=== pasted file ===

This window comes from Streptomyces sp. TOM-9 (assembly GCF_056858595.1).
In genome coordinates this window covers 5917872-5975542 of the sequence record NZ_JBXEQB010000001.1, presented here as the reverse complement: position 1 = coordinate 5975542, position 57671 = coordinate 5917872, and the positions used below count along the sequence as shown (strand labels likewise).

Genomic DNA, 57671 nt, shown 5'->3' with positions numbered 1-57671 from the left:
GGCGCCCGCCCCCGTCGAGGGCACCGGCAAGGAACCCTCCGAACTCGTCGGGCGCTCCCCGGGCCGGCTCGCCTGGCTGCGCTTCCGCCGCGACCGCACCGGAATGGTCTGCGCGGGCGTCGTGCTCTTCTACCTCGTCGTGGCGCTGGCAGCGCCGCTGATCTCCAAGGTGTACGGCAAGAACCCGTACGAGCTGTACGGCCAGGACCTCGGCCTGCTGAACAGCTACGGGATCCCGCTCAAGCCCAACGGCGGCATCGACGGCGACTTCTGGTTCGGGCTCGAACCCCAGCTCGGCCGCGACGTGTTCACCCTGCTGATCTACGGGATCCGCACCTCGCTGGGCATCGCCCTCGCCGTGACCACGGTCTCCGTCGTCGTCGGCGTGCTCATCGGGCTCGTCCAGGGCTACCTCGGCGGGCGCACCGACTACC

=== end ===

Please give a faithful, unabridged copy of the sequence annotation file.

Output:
This window comes from Streptomyces sp. TOM-9 (assembly GCF_056858595.1).
In genome coordinates this window covers 5917872-5975542 of the sequence record NZ_JBXEQB010000001.1, presented here as the reverse complement: position 1 = coordinate 5975542, position 57671 = coordinate 5917872, and the positions used below count along the sequence as shown (strand labels likewise).

Genomic DNA, 57671 nt, shown 5'->3' with positions numbered 1-57671 from the left:
GGCGCCCGCCCCCGTCGAGGGCACCGGCAAGGAACCCTCCGAACTCGTCGGGCGCTCCCCGGGCCGGCTCGCCTGGCTGCGCTTCCGCCGCGACCGCACCGGAATGGTCTGCGCGGGCGTCGTGCTCTTCTACCTCGTCGTGGCGCTGGCAGCGCCGCTGATCTCCAAGGTGTACGGCAAGAACCCGTACGAGCTGTACGGCCAGGACCTCGGCCTGCTGAACAGCTACGGGATCCCGCTCAAGCCCAACGGCGGCATCGACGGCGACTTCTGGTTCGGGCTCGAACCCCAGCTCGGCCGCGACGTGTTCACCCTGCTGATCTACGGGATCCGCACCTCGCTGGGCATCGCCCTCGCCGTGACCACGGTCTCCGTCGTCGTCGGCGTGCTCATCGGGCTCGTCCAGGGCTACCTCGGCGGGCGCACCGACTACC